Oscar Wilde once said that “there is never a second chance to make a good first impression” and he was not wrong. Because this thing of liking others begins with a sneaky look, and our unconscious dictates judgment.
How do you make a good impression so that others will like you?
Yale University social psychologist John Bargh concluded in his research that our brain only needs two tenths of a second to form a first impression. Later, the information was expanded and thanks to neuroimaging techniques it was demonstrated that this first impression comes from the limbic system, which is the brain system in charge of emotional management, and more specifically, the amygdala.
In this short process, we sentence people: if they have made a good impression on us, it will be easier for us to be predisposed to engage in a relationship with them. If they have made a bad impression on us… they will have it much more complicated.
The key is in the first impression
In fact, rationality is far from being a participant in the process of impression formation and is more of an emotional and unconscious process. Therefore, speed of formation, emotionality and resistance to change are the fundamental characteristics of social impression, which is the genesis of our sympathy for some people.
With this speed and intuition, we are exposed to being categorized every time we meet new people in the different environments in which we operate on a daily basis. Do strangers usually like you or not? The answer to this question is not in the critical and rational thinking of the people you meet for the first time, but in unconscious mechanisms that we will explain next.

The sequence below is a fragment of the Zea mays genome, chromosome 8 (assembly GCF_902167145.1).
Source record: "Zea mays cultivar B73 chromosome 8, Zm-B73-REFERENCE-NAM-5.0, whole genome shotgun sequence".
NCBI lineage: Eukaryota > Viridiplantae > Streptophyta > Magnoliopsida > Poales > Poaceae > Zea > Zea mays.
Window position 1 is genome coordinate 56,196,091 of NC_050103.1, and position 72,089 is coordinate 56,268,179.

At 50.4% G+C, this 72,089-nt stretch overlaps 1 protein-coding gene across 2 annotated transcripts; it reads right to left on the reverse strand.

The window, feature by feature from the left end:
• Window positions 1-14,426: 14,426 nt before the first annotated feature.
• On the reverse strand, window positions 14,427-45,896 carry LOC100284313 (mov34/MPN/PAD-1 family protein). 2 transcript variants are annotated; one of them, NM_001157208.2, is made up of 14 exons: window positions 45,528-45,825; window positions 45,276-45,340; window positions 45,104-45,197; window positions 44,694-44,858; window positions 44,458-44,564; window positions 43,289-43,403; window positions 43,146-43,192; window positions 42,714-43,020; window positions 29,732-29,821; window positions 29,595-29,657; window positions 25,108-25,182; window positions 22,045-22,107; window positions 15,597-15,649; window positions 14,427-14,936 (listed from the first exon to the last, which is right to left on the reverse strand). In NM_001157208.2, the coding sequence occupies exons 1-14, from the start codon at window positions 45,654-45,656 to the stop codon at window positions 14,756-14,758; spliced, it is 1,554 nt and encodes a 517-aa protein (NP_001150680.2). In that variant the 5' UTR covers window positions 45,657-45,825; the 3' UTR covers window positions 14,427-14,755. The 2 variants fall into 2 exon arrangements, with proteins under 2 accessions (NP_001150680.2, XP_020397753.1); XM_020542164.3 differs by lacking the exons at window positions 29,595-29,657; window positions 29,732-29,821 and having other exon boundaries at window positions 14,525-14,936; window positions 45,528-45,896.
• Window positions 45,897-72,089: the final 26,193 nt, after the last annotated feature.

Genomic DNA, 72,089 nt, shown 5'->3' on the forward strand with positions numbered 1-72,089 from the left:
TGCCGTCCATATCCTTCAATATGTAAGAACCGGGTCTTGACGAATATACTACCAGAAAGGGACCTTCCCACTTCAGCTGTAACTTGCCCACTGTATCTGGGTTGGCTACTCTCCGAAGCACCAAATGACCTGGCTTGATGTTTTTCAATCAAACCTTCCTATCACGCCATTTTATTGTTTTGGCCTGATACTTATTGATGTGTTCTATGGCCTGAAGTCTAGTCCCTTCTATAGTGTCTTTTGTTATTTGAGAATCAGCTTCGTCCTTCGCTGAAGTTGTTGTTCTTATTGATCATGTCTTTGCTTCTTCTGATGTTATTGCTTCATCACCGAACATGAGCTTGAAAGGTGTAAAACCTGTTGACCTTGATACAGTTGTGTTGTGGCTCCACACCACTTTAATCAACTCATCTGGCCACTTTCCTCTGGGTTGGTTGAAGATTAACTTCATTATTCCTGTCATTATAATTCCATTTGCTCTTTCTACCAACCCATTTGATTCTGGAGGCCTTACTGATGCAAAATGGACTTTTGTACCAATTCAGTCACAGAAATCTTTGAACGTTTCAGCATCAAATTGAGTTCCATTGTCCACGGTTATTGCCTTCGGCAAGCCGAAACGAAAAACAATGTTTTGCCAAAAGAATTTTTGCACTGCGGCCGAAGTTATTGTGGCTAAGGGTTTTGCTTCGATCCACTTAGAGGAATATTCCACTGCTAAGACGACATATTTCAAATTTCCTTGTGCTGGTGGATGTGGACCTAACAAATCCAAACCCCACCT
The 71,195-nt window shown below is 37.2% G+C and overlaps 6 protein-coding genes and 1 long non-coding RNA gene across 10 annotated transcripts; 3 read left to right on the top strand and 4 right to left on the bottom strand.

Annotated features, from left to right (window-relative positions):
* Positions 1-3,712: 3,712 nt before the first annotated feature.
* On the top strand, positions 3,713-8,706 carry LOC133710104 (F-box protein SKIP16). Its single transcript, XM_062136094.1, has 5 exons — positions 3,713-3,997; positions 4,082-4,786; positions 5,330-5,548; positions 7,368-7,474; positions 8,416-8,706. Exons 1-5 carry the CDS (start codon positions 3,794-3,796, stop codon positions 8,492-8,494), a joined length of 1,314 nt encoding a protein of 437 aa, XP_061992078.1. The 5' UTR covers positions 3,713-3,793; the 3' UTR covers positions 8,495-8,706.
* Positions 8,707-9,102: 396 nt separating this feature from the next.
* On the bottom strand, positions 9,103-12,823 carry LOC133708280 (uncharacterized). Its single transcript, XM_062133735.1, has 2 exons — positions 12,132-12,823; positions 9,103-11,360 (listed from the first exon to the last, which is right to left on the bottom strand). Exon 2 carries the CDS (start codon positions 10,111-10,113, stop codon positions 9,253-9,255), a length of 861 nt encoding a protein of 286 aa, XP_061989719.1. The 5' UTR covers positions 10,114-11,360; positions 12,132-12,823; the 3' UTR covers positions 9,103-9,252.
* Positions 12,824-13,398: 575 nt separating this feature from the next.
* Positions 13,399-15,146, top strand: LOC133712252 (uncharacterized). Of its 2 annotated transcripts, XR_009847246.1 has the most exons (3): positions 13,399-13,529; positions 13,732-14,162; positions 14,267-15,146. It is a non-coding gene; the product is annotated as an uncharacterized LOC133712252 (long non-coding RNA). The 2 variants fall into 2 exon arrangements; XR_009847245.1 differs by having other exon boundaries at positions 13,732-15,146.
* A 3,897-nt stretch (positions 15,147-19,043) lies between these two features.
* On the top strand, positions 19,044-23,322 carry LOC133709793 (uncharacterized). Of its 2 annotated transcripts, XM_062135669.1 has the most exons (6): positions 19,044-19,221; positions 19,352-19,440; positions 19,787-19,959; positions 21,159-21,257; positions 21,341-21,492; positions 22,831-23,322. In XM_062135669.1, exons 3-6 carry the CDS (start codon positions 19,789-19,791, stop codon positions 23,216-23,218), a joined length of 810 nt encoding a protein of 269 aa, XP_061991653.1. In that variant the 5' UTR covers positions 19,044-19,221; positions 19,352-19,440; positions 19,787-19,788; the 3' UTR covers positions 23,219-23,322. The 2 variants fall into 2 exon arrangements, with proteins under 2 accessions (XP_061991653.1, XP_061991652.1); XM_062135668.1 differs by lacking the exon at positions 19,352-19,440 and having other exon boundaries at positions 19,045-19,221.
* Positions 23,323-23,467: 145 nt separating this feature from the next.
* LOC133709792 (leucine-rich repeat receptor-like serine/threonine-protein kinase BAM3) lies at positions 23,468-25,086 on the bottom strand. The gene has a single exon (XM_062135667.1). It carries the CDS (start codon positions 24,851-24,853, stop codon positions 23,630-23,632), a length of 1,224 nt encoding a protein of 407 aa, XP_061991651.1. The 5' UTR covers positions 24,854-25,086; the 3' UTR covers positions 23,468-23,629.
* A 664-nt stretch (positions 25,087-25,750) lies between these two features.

More information: “10 tips for making a good first impression”
Discovering the mechanisms of thought associated with first impressions
The impression emerges from social interaction and begins with the first contact with the person . In this first contact, an assessment is produced in which, from observable information, we infer unobservable features. This assessment will condition future interactions and the relationship between the subjects.
When performed emotionally and intuitively, the overall impressions we form of other people are dominated by idiosyncratic personal stereotypes and constructs. Research indicates that when forming impressions of other people we consider the components and then average them in complex ways, or that certain components can influence the interpretation and meaning of all other components and dominate the resulting impression. We tend to remember individuals in terms of their traits , but also in terms of their behaviour and appearance. They can be stored as individuals: Paco, María, Antonio; or as members of a social category: the indie , the hipster , the sportsman, etc. We like some of them better, and others worse, according to multiple variables that interact with our beliefs, prejudices and preferences.
Printing occurs when the recipient “organizes” the information he or she receives from the perceived person. The result of the process is a global, coherent image of the perceived person: the first impression. From the first impression we decide how we feel and what we will do about a person ; whether we will like him or her or not. If the first impression is negative, we will most likely not try to relate to that person. The first impression has informed us of everything we wanted to know and since it is based on the activation of a brain structure not based on reason, it is very resistant to change.
Biases involved in impressions
As we said before, impressions are characterized by their lack of rationality and their brevity of formation, which means that heuristic paths and cognitive biases are very determining in their creation.
They play an essential role in explaining why we like someone, or dislike them, without us knowing exactly why this is so.